WITH little else to do during the movement control order, my niece has been glued to the TV, and fallen deeply in love with Korean dramas and K-pop bands.She has been bugging me to watch with her. It’s not just a teenage fad.
Two of my colleagues are hooked, too. They sing rave reviews of different Korean actors and actresses in gripping dramas and movies.
You know the Koreans have really taken over when a colleague introduces a Korean-made toothpaste for gum problems and yet others delight over the food.
I kind of like the toothpaste and the food but no, I’m not hooked on the soap operas or the look-alike bands. At least, not yet.
What has this to do with Malaysian sports? Plenty, actually.
Korean coaches have taken up leadership roles here and some have made a big difference.
Here are three for starters – Jung Choong-hoi, Lee Jae-hyung and the inimitable Park Joo-bong.
Choong-hoi was the head coach of the national fencing team from 1988-1996.
He died this month at 75 but his contributions over the past decades were immense. Even after his service with the national team was over, he stayed back, coached at his own club – Jung Fencing Centre and groomed many juniors.
I did not know him personally but all in the sports fraternity acknowledge him as a gem. He went beyond just coaching – a strict but fatherly figure.
He cooked for his athletes and fed them when they were hungry. He even found sponsors for the fencers. Remember, the athletes were not fully funded then.
Then, there was the badminton doubles legend Joo-bong. It was such a pity that he did not stay long.
He was the head of the national team from 2000-2003 before leaving to coach Japan, but what a wonderful four years he had here.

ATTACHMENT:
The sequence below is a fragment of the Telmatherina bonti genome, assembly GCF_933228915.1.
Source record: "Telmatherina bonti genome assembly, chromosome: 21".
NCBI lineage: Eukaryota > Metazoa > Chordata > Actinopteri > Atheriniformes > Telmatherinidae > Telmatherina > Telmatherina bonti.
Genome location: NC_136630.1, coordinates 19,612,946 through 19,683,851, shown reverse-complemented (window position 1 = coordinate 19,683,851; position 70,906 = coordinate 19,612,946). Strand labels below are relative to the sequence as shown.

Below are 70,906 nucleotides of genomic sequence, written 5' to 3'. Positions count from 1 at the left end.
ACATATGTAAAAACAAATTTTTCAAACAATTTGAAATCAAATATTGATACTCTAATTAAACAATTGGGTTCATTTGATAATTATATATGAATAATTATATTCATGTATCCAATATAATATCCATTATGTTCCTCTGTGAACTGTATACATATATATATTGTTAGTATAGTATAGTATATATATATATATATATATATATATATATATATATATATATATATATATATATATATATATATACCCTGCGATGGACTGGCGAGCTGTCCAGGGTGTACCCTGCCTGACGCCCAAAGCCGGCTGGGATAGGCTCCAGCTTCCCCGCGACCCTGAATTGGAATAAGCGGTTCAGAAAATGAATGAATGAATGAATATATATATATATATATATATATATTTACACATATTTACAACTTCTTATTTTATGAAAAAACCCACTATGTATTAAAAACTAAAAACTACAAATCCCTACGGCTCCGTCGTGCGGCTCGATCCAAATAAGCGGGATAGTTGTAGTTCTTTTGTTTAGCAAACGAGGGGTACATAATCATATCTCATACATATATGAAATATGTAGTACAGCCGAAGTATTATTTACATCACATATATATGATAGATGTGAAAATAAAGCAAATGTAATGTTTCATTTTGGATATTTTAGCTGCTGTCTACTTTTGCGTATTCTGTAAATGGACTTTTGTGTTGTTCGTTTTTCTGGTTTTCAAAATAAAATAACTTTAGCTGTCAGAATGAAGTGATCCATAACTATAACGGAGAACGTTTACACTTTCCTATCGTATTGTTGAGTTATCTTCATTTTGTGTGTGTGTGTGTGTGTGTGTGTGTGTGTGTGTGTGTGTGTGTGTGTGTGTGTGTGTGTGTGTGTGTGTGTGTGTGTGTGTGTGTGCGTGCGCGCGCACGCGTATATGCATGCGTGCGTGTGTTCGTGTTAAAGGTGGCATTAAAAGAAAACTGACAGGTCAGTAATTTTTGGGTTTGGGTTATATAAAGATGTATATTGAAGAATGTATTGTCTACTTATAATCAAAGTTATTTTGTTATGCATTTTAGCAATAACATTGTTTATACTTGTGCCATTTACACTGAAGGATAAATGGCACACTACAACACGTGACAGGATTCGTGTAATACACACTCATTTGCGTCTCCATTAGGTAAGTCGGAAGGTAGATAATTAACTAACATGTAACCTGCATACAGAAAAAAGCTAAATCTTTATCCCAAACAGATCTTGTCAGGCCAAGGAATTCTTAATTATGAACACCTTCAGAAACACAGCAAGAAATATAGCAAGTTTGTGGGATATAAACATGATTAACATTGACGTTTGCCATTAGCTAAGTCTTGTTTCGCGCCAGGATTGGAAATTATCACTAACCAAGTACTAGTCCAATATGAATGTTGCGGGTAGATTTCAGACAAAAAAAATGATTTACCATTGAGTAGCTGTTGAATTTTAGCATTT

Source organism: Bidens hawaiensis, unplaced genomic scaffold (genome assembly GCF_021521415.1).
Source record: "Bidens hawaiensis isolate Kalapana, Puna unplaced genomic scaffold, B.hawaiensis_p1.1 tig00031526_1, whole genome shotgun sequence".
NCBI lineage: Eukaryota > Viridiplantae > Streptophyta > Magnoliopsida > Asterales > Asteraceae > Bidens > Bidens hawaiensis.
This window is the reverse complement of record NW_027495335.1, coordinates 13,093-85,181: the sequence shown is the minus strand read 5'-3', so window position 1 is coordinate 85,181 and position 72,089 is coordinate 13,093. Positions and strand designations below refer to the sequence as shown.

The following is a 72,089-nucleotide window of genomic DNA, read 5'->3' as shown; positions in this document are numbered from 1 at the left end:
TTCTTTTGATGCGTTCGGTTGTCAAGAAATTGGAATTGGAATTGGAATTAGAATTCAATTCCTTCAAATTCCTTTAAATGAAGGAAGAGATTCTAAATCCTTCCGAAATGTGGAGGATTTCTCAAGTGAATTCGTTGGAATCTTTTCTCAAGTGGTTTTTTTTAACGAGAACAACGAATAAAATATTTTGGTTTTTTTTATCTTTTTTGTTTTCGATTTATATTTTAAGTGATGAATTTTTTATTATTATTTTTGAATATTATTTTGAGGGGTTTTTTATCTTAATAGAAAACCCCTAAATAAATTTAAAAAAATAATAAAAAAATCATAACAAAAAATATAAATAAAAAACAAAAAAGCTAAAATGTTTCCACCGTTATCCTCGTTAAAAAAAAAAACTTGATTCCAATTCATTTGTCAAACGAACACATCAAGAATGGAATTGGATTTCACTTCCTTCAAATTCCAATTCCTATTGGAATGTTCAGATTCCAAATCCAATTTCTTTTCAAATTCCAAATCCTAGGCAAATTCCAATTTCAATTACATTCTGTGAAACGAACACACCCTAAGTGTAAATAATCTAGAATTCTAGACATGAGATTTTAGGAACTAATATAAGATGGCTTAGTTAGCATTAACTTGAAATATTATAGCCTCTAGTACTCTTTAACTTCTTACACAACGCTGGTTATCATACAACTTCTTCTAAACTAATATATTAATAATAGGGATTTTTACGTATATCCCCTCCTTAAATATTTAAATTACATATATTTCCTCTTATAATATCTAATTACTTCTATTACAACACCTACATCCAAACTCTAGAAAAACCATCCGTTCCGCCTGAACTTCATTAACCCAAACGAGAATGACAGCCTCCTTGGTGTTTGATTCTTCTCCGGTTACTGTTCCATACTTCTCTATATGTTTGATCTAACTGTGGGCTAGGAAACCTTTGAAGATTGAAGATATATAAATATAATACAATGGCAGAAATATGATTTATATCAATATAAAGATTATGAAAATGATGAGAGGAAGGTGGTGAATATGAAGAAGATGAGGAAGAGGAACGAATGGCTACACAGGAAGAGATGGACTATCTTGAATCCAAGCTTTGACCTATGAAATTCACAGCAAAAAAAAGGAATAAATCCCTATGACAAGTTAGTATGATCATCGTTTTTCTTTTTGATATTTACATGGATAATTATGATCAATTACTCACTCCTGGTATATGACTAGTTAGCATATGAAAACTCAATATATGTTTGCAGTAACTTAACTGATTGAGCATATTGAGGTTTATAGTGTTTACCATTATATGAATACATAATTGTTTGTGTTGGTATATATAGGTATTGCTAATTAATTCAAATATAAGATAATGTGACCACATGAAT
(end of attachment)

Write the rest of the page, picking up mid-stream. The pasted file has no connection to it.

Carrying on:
I’ve never seen a coach so honest and passionate about the sport. He knows what it takes to be a champion, having won every major tournament - Olympics, World Championships and the Asian Games.
Often described as a model coach, he was disciplined, hardworking and justified every last sen the Badminton Association of Malaysia (BAM) spent on him.
But he was a man who called a spade a spade. He did not do politics, but politics in sports saw his coaching career with BAM end prematurely.
Malaysia’s loss however, was certainly Japan’s gain as Joo-bong led them to their first gold at the Olympics and World Championships, something Malaysian shuttlers are still dreaming about.
The Japanese even defeated Malaysia to win their first Thomas Cup in 2014. Our team, meanwhile, continue to wait, always remembering the glory of 1992.
Like Joo-bong, national archery coach Lee Jae-hyung is also a special kind of coach. He has served for 12 years and is still going strong.
Under him, Malaysian archery have dominated the South-East Asian region and have had qualifiers in four consecutive Olympic Games.
You know he’s a committed coach just by looking at the colour of his skin.
He is as tanned as his archers. He’s not one to stand, with arms folded, under the shade while his charges toil under the scorching Malaysian sun.
He is right there in the mix with them.
He has embraced the local culture, too, having picked up the local language to make sure his charges understand his every instruction.
It’s a delight to hear him speak – the Bahasa Malaysia with the Korean accent sounds quaint.
These Korean coaches are humble despite all the successes. They genuinely care for their athletes and love what they do.
They are also heroes of our nation and great ambassadors.
We thank you and salute you. Gamsahabnida.
> THE writer took up Korean language as an elective paper in the university more than two decades ago but can’t remember much, only the cute lecturer.
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